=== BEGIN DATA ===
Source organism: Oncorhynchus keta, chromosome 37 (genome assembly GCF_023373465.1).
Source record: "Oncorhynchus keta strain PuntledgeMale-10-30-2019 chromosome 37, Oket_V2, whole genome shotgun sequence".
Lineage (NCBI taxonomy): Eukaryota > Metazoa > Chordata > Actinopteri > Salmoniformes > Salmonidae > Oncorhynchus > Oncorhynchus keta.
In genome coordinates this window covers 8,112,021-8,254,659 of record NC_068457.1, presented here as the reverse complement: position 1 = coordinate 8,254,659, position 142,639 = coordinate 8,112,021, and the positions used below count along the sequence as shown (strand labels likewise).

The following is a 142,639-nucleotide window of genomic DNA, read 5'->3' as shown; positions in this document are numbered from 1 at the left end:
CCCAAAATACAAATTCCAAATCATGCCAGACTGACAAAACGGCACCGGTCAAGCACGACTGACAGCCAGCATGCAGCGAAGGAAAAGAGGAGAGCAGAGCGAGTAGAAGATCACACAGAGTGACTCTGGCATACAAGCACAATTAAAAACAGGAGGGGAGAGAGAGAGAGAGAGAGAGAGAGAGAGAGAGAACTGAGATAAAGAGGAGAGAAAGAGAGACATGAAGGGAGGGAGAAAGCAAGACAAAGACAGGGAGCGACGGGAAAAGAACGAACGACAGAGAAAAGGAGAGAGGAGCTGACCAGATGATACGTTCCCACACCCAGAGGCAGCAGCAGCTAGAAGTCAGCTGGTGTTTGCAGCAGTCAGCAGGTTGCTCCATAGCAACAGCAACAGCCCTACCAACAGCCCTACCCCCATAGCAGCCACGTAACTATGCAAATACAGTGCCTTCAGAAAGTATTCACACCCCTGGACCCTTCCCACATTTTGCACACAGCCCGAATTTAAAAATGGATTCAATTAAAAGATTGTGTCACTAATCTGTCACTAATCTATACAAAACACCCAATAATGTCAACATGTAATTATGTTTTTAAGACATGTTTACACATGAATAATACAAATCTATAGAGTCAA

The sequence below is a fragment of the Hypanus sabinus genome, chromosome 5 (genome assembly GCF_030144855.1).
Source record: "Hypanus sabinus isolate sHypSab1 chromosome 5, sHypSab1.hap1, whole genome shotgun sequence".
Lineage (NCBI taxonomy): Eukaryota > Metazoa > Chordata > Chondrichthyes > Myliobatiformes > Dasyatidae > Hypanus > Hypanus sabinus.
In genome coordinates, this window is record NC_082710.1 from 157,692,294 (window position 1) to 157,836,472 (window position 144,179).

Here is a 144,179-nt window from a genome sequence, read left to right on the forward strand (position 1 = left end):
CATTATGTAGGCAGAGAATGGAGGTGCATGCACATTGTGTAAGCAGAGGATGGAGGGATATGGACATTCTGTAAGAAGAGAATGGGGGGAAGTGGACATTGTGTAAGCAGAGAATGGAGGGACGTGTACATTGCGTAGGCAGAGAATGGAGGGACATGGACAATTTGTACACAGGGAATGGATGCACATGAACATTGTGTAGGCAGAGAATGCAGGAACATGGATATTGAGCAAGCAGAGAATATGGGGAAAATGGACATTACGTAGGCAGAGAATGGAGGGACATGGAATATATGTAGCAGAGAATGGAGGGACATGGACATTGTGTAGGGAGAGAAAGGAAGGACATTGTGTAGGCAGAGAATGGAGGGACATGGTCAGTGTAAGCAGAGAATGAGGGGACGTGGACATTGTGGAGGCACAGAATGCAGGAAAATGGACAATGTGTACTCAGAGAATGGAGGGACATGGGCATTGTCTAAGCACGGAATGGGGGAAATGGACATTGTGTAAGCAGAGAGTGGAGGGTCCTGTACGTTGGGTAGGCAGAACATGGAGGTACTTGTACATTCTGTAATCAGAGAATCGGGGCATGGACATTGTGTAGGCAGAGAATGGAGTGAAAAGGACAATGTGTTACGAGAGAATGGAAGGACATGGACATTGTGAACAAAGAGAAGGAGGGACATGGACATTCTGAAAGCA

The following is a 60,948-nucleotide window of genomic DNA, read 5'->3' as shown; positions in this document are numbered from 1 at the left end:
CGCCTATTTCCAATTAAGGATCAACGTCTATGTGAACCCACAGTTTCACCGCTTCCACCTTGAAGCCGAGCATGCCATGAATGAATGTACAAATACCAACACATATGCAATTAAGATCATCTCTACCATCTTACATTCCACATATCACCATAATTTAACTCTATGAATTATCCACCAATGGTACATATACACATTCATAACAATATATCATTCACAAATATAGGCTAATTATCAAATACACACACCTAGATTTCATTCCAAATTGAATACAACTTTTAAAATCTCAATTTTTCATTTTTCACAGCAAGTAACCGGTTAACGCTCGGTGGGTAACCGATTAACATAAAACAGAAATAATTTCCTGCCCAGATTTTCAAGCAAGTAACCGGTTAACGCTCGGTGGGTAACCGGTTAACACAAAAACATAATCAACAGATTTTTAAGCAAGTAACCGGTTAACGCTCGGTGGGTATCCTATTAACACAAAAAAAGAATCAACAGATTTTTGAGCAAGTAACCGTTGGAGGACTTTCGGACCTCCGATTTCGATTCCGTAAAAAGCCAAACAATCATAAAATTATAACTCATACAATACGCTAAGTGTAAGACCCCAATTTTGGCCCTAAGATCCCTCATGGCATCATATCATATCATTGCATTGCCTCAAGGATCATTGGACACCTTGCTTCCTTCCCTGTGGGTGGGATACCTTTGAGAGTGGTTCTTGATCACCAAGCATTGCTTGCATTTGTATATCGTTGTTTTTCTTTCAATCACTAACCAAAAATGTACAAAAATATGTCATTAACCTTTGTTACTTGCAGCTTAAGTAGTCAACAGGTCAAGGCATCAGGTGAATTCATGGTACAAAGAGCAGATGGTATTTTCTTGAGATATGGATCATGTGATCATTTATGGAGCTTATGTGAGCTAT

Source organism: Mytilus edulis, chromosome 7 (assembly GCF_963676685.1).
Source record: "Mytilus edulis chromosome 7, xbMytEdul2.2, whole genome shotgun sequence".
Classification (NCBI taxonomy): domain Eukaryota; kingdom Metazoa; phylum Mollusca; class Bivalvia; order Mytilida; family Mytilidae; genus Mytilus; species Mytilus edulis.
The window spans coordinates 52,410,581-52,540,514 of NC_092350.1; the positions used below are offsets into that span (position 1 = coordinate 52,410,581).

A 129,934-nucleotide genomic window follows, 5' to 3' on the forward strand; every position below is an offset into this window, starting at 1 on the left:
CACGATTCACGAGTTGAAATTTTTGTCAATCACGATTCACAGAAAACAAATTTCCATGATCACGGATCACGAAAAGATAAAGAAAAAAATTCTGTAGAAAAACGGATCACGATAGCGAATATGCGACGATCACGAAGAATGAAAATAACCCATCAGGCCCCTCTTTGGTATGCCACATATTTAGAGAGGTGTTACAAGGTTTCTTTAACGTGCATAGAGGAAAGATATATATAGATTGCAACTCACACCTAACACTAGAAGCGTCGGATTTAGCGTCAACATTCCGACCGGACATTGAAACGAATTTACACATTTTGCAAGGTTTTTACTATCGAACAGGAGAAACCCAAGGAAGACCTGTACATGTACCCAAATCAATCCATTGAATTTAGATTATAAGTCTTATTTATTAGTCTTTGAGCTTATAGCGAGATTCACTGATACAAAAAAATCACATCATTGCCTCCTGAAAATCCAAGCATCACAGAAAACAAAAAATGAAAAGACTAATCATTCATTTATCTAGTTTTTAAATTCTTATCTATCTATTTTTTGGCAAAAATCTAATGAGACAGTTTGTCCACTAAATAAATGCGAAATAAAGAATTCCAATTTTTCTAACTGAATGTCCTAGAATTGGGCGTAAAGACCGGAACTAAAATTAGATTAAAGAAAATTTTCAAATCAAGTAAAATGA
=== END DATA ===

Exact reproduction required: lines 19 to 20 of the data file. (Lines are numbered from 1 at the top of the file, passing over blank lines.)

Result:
A 129,934-nucleotide genomic window follows, 5' to 3' on the forward strand; every position below is an offset into this window, starting at 1 on the left:
CACGATTCACGAGTTGAAATTTTTGTCAATCACGATTCACAGAAAACAAATTTCCATGATCACGGATCACGAAAAGATAAAGAAAAAAATTCTGTAGAAAAACGGATCACGATAGCGAATATGCGACGATCACGAAGAATGAAAATAACCCATCAGGCCCCTCTTTGGTATGCCACATATTTAGAGAGGTGTTACAAGGTTTCTTTAACGTGCATAGAGGAAAGATATATATAGATTGCAACTCACACCTAACACTAGAAGCGTCGGATTTAGCGTCAACATTCCGACCGGACATTGAAACGAATTTACACATTTTGCAAGGTTTTTACTATCGAACAGGAGAAACCCAAGGAAGACCTGTACATGTACCCAAATCAATCCATTGAATTTAGATTATAAGTCTTATTTATTAGTCTTTGAGCTTATAGCGAGATTCACTGATACAAAAAAATCACATCATTGCCTCCTGAAAATCCAAGCATCACAGAAAACAAAAAATGAAAAGACTAATCATTCATTTATCTAGTTTTTAAATTCTTATCTATCTATTTTTTGGCAAAAATCTAATGAGACAGTTTGTCCACTAAATAAATGCGAAATAAAGAATTCCAATTTTTCTAACTGAATGTCCTAGAATTGGGCGTAAAGACCGGAACTAAAATTAGATTAAAGAAAATTTTCAAATCAAGTAAAATGA